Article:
The Pathe & Cameo Jazzbands album should be of great interest to fans of 1920’s jazz. Compiler Hans Eckhoff scoured the hundreds of records on these labels for the small number that were 1) hot jazz or hot dance with a large jazz content and 2) by lesser-known artists not available elsewhere (for instance, things by Fletcher Henderson were not included). What you’ve got is a solid 27-track compilation of little-known 20’s jazz which includes well-known numbers such as Milenberg Joys, The Charleston, Sweet Georgia Brown, Sadie Green (The Vamp From New Orleans), Riverboat Shuffle, and San….as well as those uniquely 20’s novelty numbers such as She’s A Cornfed Indiana Gal. These are sides by musicians who knew their Bix Beiderbecke and Louis Armstrong and who probably anxiously awaited the latest Red Nichols and Miff Mole sides. The notes are superb, both about the history of the labels (and of the cut-price recording business in general) and of the artists, and the sound restoration is great without any of the annoying filters sometimes used which take the highs and lows off the music and make it sound like you are listening through a blanket or which bring in annoying digital “screeching.” Timeless usually does a first-rate job reissuing 20’s and 30’s jazz, and this fine collection of rarities is no exception.
The Dime Store Hot Dance album will be of interest to a more specialized audience, but it too is an important collection of hot dance material from the 1920’s, and it is done with the usual amazing attention to quality one expects from the Canadian “Jazz Oracle” label. Unfortunately, the label seems to be on hiatus the last few years….its last release was a exhaustive 3-disc set of Sam Wooding’s complete recordings, including super-obscure European sides in multiple versions. The sides on this album were transferred by the Dean of 78 transfers, the late great John R. T. Davies. If you think about it, with a 78 rpm record travelling so much faster than a 45 or especially a 33, there is so much more sound-information within the grooves of a 78 for each second of music, and Mr. Davies believed that with finding the right stylus for each record, and taking the time to extract EVERY frequency out of those grooves without artificial computer programs, one could get a wide frequency range and a deep rich sound which was 100% natural.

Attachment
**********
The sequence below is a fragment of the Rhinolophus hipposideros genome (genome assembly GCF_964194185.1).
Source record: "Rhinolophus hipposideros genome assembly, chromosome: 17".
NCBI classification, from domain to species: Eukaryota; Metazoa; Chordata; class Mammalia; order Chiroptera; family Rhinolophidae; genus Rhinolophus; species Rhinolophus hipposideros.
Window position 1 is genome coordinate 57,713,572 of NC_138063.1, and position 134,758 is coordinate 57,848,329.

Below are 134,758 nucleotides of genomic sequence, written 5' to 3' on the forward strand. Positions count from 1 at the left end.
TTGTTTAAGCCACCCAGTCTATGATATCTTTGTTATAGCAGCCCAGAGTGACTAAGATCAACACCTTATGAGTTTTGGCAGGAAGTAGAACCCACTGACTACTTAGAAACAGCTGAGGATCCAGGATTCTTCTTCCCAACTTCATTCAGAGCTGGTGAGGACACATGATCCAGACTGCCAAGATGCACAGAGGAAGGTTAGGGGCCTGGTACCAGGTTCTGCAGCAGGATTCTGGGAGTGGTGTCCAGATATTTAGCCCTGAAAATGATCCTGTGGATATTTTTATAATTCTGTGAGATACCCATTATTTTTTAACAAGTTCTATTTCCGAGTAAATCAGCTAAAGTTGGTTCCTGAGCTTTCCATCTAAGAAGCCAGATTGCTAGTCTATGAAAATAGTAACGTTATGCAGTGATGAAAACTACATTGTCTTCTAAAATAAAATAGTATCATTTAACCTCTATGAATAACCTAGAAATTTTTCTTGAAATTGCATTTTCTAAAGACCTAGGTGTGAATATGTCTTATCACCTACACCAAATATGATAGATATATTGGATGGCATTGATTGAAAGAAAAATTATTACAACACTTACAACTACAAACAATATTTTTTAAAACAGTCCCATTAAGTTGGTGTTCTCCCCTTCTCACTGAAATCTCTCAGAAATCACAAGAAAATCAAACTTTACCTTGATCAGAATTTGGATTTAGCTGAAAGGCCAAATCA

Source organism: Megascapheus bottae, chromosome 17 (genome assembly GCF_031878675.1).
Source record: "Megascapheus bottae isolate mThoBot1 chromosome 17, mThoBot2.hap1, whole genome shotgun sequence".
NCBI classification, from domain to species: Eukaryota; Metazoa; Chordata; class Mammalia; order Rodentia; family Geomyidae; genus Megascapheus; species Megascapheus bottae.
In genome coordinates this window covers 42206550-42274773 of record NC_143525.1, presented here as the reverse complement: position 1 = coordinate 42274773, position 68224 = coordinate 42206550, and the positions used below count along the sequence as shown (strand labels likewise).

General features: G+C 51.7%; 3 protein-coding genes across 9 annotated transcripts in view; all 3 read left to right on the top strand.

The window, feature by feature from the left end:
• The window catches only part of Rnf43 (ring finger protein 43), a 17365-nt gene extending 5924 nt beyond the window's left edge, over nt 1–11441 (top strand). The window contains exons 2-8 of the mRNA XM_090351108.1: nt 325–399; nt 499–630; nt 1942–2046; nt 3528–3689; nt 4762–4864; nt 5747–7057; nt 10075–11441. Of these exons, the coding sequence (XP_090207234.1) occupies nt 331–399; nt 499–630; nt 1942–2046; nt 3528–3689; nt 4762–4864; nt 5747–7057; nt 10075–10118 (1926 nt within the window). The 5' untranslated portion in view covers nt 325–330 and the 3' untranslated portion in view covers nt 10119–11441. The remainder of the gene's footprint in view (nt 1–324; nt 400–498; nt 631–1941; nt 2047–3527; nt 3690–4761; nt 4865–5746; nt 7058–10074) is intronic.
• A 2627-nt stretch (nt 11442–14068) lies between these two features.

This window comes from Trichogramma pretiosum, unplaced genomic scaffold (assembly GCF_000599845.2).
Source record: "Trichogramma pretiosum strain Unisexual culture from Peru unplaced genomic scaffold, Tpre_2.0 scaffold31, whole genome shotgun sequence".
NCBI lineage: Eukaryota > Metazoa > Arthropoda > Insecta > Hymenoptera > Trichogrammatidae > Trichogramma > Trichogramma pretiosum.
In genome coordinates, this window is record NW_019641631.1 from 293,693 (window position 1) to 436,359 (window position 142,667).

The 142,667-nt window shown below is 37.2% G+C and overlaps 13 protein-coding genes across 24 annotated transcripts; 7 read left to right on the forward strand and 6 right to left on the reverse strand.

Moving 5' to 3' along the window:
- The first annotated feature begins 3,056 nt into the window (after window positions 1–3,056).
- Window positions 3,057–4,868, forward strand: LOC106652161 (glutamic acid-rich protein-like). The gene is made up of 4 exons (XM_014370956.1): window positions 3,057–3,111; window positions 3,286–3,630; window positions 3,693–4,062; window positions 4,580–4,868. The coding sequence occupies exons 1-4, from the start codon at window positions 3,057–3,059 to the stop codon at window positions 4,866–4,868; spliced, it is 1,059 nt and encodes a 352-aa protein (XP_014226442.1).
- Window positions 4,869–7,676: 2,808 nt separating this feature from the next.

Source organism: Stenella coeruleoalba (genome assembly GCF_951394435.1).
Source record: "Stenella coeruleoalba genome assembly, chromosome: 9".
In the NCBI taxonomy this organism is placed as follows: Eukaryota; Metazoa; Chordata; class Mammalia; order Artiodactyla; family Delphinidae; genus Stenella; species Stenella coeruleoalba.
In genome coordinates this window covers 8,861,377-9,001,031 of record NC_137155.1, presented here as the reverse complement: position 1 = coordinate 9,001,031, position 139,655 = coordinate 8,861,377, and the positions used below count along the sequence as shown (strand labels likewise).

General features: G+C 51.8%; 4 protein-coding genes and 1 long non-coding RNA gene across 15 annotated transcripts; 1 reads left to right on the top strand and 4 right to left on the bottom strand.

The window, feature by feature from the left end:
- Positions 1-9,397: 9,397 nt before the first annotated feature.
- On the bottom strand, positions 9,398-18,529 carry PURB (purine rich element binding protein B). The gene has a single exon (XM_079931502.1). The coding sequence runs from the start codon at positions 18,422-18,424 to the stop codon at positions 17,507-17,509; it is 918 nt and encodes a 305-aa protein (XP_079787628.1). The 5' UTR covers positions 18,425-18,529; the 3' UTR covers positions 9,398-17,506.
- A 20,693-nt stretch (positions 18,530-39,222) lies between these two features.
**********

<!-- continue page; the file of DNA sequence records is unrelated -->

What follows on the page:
The tracks on Dime Store Hot Dance were at the time considered throwaway B-sides, quickly recorded to fill a disc which had a marketable A-side. And they had hot jazz solos, which is what makes them precious today. They may have been hidden under a bewildering array of pseudonyms on the record labels, but included great jazz players such as Tommy Gott (on so many fine Harry Reser records, where he also sang), Andy Sannella, Arthur Schutt, Don Murray, Larry Abbott, Tony Parenti, Manny Klein, Tommy Dorsey, and Jimmy Dorsey. Now, I should state that a number of these are corny novelty numbers, and many feature the stilted, nasal vocals found on many 20’s pop records (Irving Kaufman is one some of these songs, as well as people in a similar vein)–two records actually feature a male singing a lyric intended for a female vocalist. Remember, it was the song that sold back then, not the singer, so in a way, it mattered not a bit that a male was singing a song about wearing a wedding gown and waiting for his/her man. I suppose it also indicated the lack of interest the labels had in these B-sides. They were filler, throwaways aimed at a budget Dime Store market….a cut-rate product with a pre-sold audience because of the A-side. Thankfully, because a quick arrangement and improvised solos could be done in not much time and at not much expense, we have these precious swinging 20’s jazz-flavored Hot Dance records.
Both albums are highly recommended and full of deep cuts from the some of the least-known records of the 1920’s.
If you want to jump into the deep end of the Jazz Age pool, you can even do it with these spontaneous-sounding and fresh performances. You can ever read some lesser-known F. Scott Fitzgerald short story while listening and get the full immersion into the culture….have fun!